U.S. Vice President Joe Biden has arrived in the region. What might we expect?

Biden is expected to voice concerns to Beijing about the destabilizing effect of its recent actions and urge the Chinese leadership to refrain from further escalation and adopt a more cooperative course. He is also likely to advise U.S. allies Japan and South Korea to act with restraint and assure them of Washington’s commitment to the integrity of the alliances. Washington does not take a stance on the sovereignty of the islands, but considers them territory administered by Japan and under the protection of the U.S.-Japan defense treaty. Overall, Biden’s trip is intended to demonstrate the staying power of the U.S. in Asia and alleviate doubt on Washington’s commitment to rebalancing to the region.

Is China likely to back down, or will the domestic pressure to stand firm prevent that?

China will not revoke its new air defense identification zone after the high-profile announcement. Doing so would subject Beijing to severe domestic criticism and ridicule. But it has been backpedaling on enforcement. Initially stating that all aircraft entering the zone must notify Chinese authorities, the Foreign Ministry later said China, “will respond to different cases individually regarding the level of threats,” after the U.S. challenged the newly established zone with flyovers by B-52 bombers.

However, this seeming flexibility may not be a good thing, as it creates confusion and uncertainty and gives the discretion on enforcement to the PLA, which administers the ADIZ, and even to individual pilots who patrol the airspace. Some Chinese commentators have even suggested that enforcement be taken only against Japanese aircraft. When mistrust is deep, intentions unclear, and rules ambiguous, this is a recipe for miscalculations and accidents.

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Topics: Asia • China • Japan • United States

soundoff (67 Responses)
  1. Danny

    Just want to point out that "[the zone] disquieted even Seoul, which had significantly tightened ties with Beijing this year, as China’s new air-defense zone overlaps extensively with South Korea’s and covers an area of ocean claimed by both" is not accurate. It takes no time for one to find out the overlapped area was insignifcant in comparison. Why did Beijing do it? Not an error of course since it rejects Seoul's appearl. Then there is only conspiracy.

    December 3, 2013 at 5:24 pm | Reply
    • Frank

      ...I was wondering why CNN has not been reporting how BIG this new "zone" is and how many nations it effects – LOL@CNN waiting to see what Administration WANTS them to report

      December 4, 2013 at 6:26 am | Reply
    • ✠RZ✠

      It would be so laughable to think that a red flag operation might have leaked out about flying used Saudi jets into Chinese buildings to instigate WWIII. AHHHAHAHAHAHA.. that's almost as insane as using 911 to invade Afghanistan and Iraq. Don't worry, Washington will have us all completely out of debt and working at good paying manufacturing jobs with excellent free public health care and free post secondary education right across the country by the Ides of March 2014. Did I mention that everyone would also get a new house with virtually nothing down, or did that already happen?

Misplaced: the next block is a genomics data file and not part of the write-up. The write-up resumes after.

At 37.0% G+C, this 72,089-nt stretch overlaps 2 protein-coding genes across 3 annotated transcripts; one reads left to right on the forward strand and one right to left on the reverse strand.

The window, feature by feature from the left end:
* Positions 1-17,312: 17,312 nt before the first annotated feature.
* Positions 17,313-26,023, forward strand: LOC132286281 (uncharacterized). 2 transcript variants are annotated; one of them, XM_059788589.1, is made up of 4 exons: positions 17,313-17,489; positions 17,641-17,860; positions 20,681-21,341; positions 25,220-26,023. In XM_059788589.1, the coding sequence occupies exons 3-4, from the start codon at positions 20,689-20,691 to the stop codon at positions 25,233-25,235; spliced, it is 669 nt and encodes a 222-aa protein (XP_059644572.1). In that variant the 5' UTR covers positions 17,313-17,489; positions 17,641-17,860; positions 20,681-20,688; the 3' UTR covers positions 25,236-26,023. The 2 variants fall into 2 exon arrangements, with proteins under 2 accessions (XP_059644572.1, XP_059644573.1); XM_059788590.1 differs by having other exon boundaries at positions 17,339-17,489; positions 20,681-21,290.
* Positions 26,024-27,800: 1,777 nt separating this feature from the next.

December 4, 2013 at 7:45 am | Reply
    • j. von hettlingen

      It's quite significant, if you look at the right map!
      China's unilateral establishment of an air defence identification zone demonstrates Xi Jinping's resolve to defend China's territorial integrity, since he became China's top leader and top military chief one year ago. China points out that Ja pan's existing ADIZ in the region extends over China's claimed territory.
      The imposition of the ADIZ is resonant of the PLA's missile blockade of Taiwan in 1996, when former Chinese president Jiang Zemin ordered the unilateral establishment of air and maritime exclusion zones during a series of missile tests to the north and south of Taiwan.

      December 4, 2013 at 10:22 am | Reply
  2. YZhang

    On the question "Does China have reasonable grounds for the move?", the answer should be "Absolutely". Why can't the second largest economy in the world assert its normal right to establish an air defense identification zone when many other smaller nations established such zones covering disputed areas with China?

    December 3, 2013 at 6:06 pm | Reply
    • Jon

      Because it is doing so over another countries territory. Understand?

      December 3, 2013 at 8:02 pm | Reply
      • greedypg

        Where did you get that idea?,

        December 3, 2013 at 10:26 pm |
      • MMeng

        I doubt anyone understands your unfounded statement. You are even more creative than the US government.

        December 3, 2013 at 11:40 pm |
      • getreal

        It's called 'disputed' area, understand?

        December 4, 2013 at 1:49 am |
      • TTT

        China used the rule "What is belong to me is my. What is your is dispute".

        December 6, 2013 at 8:19 pm |
    • Frank

      Jon is right , China has no right to establish a zone over the shipping ports of three other nations . This move is an act of war

      December 4, 2013 at 6:29 am | Reply
      • alton

        You need to learn how to read a map.

        December 4, 2013 at 2:16 pm |
      • Yu Man

        It is right thing to do for the Chinese Government for the security of the country to prevent BAD THING like Pearl Harbor to happen again.

        December 4, 2013 at 11:14 pm |
      • @ Yu Man

        @ Yu Man,

        A) Pearl Harbor was a "surprise" attack on the US Pacific Fleet in an attempt to cripple the US war machine. How does a surprise attack on the US from 70 years ago have anything to do with the Chinese?

        B) If a country is sending its military to conduct a first strike against a foreign country, do you think an imaginary line in the air is going to stop them? "Oh no! How are we supposed to bomb the enemy?!? They put up an imaginary line that we can't cross?!?"